Journal of Immigrant and Minority Health

, Volume 18, Issue 6, pp 1413–1422 | Cite as

Diabetes Cultural Beliefs and Traditional Medicine Use Among Health Center Patients in Oaxaca, Mexico

  • Rebeca Espinoza Giacinto
  • Sheila F. Castañeda
  • Ramona L. Perez
  • Jesse N. Nodora
  • Patricia Gonzalez
  • Emma Julián Lopez
  • Gregory A. Talavera
Original Paper


Type II diabetes mellitus is currently the leading cause of death in Mexico. Oaxaca is one of the poorest states in Mexico with the largest concentration of indigenous people in the country. Despite the alarming increase of diabetes rates in this region, little is known about the indigenous populations’ cultural understandings and related practices for this chronic disease. This study examined diabetes cultural beliefs and traditional medicine use among a sample of 158 adults with and without diabetes in Oaxaca, Mexico. Individuals with and without diabetes did not differ in their traditional culture beliefs regarding diabetes in this study. Younger age (OR = 1.04) and stronger beliefs in punitive and mystical retribution (OR = 5.42) regarding diabetes causality increased the likelihood of using traditional medicine (p < .05). Findings may aid in the development of culturally tailored programs to address diabetes prevention and management efforts in the region.


Diabetes Cultural beliefs Traditional medicine Oaxaca Mexico 



The study was supported by Grant Number P20 MD002293-01, from the San Diego EXPORT Center, National Center of Minority Health and Health Disparities, National Institutes of Health and the Center for Latin American Studies at San Diego State University. Its contents are solely the responsibility of the authors and do not necessarily represent the official views of the National Institutes of Health. No financial conflict of interest was reported by the authors of this paper. Special thanks to staff and participants from Health Centers #1 and #2 in Oaxaca, Mexico.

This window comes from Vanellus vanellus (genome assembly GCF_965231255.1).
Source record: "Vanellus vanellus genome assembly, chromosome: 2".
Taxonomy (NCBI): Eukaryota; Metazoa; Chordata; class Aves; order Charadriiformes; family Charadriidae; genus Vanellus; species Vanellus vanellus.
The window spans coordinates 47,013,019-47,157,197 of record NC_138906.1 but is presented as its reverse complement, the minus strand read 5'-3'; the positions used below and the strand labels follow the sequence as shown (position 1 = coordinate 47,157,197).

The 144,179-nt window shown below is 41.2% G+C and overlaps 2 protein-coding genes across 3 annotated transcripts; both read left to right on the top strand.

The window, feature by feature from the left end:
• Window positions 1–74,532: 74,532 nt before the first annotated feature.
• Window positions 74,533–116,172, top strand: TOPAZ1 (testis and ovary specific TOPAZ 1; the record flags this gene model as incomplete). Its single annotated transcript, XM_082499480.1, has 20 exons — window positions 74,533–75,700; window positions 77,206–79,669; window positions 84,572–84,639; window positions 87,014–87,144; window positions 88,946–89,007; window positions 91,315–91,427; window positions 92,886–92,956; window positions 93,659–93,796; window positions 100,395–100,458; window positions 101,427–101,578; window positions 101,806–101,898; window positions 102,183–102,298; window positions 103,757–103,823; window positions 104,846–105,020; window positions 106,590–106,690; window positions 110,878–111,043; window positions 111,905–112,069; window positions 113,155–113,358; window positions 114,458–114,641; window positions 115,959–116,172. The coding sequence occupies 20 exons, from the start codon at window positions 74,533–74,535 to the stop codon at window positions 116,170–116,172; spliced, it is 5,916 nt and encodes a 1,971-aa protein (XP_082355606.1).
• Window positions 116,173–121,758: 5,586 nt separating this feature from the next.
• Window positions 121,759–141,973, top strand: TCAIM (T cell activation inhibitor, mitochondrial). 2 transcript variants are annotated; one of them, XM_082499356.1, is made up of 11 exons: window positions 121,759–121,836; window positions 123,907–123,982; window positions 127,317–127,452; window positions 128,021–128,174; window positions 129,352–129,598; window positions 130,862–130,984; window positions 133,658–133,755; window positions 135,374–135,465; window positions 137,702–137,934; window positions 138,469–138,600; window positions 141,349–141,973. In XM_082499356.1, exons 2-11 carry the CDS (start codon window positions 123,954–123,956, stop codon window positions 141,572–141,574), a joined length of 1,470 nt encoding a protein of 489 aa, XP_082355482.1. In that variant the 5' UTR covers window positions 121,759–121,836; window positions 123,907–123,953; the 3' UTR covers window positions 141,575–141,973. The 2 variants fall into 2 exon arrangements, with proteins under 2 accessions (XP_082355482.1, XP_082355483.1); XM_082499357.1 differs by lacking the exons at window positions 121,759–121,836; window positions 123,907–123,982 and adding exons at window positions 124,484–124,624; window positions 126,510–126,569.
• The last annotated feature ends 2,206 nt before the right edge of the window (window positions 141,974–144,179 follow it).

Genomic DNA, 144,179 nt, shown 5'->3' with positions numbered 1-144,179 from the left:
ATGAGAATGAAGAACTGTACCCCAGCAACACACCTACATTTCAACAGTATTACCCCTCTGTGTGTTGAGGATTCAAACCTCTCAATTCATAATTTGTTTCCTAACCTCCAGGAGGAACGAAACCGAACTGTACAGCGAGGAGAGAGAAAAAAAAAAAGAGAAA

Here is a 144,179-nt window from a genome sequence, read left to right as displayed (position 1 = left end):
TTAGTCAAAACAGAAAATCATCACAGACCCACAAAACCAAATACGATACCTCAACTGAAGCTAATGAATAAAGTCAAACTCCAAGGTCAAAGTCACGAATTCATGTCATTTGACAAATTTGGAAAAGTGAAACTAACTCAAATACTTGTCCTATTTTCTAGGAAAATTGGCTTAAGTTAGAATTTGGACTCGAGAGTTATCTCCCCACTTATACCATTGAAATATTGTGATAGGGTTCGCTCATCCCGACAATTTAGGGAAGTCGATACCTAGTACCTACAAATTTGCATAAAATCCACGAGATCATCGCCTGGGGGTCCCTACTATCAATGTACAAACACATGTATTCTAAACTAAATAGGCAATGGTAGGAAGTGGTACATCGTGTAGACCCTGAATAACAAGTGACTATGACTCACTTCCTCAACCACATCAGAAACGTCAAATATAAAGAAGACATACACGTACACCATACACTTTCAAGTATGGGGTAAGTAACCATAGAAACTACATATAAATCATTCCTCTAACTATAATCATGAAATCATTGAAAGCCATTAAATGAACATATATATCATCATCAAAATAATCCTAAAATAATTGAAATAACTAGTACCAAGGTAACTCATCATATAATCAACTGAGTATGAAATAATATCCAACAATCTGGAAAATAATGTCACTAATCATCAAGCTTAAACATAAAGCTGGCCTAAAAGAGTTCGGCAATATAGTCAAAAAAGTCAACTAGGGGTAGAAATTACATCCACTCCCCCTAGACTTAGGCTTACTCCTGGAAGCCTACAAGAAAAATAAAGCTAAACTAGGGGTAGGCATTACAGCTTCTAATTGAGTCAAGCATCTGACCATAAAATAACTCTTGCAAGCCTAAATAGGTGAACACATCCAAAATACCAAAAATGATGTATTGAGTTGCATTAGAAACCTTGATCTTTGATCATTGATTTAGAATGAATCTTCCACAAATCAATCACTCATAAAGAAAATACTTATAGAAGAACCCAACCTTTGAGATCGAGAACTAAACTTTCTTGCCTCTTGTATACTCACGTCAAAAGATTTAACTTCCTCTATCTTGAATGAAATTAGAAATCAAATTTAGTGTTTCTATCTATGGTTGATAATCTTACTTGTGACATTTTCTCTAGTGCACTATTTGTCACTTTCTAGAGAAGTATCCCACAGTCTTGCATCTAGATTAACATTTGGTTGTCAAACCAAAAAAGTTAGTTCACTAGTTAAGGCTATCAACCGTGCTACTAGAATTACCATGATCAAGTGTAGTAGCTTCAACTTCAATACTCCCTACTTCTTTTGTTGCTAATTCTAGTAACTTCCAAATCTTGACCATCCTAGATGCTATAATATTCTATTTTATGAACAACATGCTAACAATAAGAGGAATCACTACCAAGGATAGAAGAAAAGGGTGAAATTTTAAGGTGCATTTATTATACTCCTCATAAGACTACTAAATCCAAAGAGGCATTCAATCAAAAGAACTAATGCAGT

Authors contribution

Rebeca Espinoza Giacinto, MA/MPH, PhD Candidate: Contributed critically to development of the data survey tool, data collection and the initial and subsequent versions of the manuscript overall. Sheila Castañeda, PhD: Provided critical guidance to the development of the survey tool, initial and subsequent manuscript drafts including guidance in the interpretation of findings, summary of information and overall development and editing. Ramona L. Perez, PhD: Provided critical guidance to the description, interpretation of findings, summary of information and overall development and editing. Jesse N. Nodora, DrPH: Provided critical editing of the manuscript, including the manuscript methods and findings and provided critical editing of the manuscript draft. Patricia Gonzalez, PhD: Contributed critically to the methods and summary of findings in the initial manuscript draft. Emma Julian Lopez, MD: Provided critical guidance to the development of the survey tool, study design and coordination. Gregory A. Talavera, MD, PhD: Provided critical guidance with the study design, development of the data survey tool, data collection, interpretation of findings, summary of information and overall development and editing.

Compliance with ethical standards

Conflict of interest

The authors state no conflict of interest.


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Copyright information

© Springer Science+Business Media New York 2015

Authors and Affiliations

  • Rebeca Espinoza Giacinto
    • 1
  • Sheila F. Castañeda
    • 1
  • Ramona L. Perez
    • 2
  • Jesse N. Nodora
    • 3
  • Patricia Gonzalez
    • 1
  • Emma Julián Lopez
    • 4
  • Gregory A. Talavera
    • 1
  1. 1.South Bay Latino Research Center, Graduate School of Public HealthSan Diego State UniversitySan DiegoUSA
  2. 2.Department of Anthropology, Center for Latin American StudiesSan Diego State UniversitySan DiegoUSA
  3. 3.Department of Family Medicine and Public HealthMoores UC San Diego Cancer CenterLa JollaUSA
  4. 4.Centro de Salud Urbano #1OaxacaMéxico

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